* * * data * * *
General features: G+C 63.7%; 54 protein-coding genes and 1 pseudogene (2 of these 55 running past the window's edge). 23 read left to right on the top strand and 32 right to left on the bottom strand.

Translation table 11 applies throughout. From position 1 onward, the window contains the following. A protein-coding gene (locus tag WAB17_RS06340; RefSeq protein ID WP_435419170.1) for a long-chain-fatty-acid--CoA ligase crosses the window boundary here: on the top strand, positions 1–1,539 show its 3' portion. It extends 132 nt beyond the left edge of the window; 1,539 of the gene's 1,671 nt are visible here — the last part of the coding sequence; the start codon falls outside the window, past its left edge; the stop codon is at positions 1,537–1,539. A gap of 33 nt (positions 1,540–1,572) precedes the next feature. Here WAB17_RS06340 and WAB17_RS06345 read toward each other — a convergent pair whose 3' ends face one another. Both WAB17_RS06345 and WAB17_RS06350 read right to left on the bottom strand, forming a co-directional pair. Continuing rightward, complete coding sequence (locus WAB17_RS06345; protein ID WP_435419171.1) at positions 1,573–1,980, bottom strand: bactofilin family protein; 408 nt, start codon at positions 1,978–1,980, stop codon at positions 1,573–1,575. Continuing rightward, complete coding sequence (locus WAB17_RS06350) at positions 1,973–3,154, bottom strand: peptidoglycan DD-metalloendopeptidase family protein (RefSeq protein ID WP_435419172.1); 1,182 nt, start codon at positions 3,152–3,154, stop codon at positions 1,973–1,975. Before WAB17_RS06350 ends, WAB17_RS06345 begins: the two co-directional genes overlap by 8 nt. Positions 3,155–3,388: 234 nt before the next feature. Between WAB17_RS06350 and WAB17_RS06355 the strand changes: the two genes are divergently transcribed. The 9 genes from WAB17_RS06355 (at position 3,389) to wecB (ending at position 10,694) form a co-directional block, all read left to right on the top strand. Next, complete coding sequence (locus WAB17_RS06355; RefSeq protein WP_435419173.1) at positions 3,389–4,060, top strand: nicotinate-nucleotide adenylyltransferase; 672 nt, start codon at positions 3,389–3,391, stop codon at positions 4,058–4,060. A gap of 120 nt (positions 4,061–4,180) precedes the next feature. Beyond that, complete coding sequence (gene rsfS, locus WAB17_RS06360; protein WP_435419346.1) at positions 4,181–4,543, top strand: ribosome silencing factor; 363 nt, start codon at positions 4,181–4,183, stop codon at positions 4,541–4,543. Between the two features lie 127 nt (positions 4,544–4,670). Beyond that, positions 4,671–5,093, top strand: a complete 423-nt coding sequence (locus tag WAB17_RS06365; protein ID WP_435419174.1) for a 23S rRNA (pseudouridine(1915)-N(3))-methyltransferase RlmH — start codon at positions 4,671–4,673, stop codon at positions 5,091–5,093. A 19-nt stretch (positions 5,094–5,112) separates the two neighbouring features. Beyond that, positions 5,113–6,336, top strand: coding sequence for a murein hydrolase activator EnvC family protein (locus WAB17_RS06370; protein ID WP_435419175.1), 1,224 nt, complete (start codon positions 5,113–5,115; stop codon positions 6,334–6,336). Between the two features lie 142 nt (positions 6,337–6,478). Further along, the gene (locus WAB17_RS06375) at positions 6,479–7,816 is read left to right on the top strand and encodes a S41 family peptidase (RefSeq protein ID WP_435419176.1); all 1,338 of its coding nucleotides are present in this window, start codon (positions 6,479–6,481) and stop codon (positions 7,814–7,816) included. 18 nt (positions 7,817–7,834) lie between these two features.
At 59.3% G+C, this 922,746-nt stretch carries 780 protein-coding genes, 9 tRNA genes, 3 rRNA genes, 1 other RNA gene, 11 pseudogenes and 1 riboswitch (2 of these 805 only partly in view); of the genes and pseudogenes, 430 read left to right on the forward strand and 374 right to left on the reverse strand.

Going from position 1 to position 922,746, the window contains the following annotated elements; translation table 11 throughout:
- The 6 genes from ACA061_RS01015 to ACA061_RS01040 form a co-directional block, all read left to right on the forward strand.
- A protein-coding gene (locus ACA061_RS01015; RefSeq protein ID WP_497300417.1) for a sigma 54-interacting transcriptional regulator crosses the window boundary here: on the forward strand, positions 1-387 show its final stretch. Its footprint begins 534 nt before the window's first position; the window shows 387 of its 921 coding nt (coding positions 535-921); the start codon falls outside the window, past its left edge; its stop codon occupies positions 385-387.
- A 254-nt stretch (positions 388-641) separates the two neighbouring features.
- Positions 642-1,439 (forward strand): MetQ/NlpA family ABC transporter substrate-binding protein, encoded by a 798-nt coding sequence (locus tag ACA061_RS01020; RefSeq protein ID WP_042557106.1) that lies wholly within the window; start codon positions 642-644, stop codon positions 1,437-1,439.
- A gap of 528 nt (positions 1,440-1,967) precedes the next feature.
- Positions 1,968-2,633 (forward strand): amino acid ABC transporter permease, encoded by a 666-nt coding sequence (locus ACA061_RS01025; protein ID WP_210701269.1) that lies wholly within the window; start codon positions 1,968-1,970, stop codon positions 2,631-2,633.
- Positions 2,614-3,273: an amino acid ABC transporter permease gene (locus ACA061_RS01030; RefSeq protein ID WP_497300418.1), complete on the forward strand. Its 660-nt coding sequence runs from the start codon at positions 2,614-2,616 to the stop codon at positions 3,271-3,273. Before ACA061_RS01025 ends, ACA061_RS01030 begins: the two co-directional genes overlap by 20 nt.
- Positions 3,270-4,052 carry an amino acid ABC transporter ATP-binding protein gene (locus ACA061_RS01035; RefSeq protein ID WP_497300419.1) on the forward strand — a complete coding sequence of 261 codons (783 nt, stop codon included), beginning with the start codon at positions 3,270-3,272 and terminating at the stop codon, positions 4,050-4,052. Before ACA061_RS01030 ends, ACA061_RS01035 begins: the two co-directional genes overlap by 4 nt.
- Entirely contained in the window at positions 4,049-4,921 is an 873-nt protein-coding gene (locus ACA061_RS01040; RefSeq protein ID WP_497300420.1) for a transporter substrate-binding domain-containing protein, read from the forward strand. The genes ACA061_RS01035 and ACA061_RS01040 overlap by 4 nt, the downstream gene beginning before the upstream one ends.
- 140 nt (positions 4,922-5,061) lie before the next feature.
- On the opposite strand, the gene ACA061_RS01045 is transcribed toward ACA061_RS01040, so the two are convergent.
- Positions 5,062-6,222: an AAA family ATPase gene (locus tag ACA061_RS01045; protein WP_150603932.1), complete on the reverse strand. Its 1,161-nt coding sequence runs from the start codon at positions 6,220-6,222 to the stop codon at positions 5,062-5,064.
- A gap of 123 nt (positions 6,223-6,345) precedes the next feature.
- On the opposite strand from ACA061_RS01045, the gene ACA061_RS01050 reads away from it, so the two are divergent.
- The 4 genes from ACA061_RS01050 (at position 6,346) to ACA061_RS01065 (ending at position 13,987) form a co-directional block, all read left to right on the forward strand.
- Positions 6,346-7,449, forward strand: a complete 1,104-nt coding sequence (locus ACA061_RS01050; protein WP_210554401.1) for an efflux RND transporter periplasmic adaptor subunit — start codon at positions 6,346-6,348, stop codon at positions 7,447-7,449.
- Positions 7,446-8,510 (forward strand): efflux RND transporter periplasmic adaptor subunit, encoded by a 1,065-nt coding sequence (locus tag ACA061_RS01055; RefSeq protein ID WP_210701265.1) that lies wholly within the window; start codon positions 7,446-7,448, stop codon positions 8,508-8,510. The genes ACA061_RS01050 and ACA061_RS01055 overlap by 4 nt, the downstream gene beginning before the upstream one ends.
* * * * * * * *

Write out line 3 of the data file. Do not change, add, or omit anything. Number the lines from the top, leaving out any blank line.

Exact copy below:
At 59.3% G+C, this 922,746-nt stretch carries 780 protein-coding genes, 9 tRNA genes, 3 rRNA genes, 1 other RNA gene, 11 pseudogenes and 1 riboswitch (2 of these 805 only partly in view); of the genes and pseudogenes, 430 read left to right on the forward strand and 374 right to left on the reverse strand.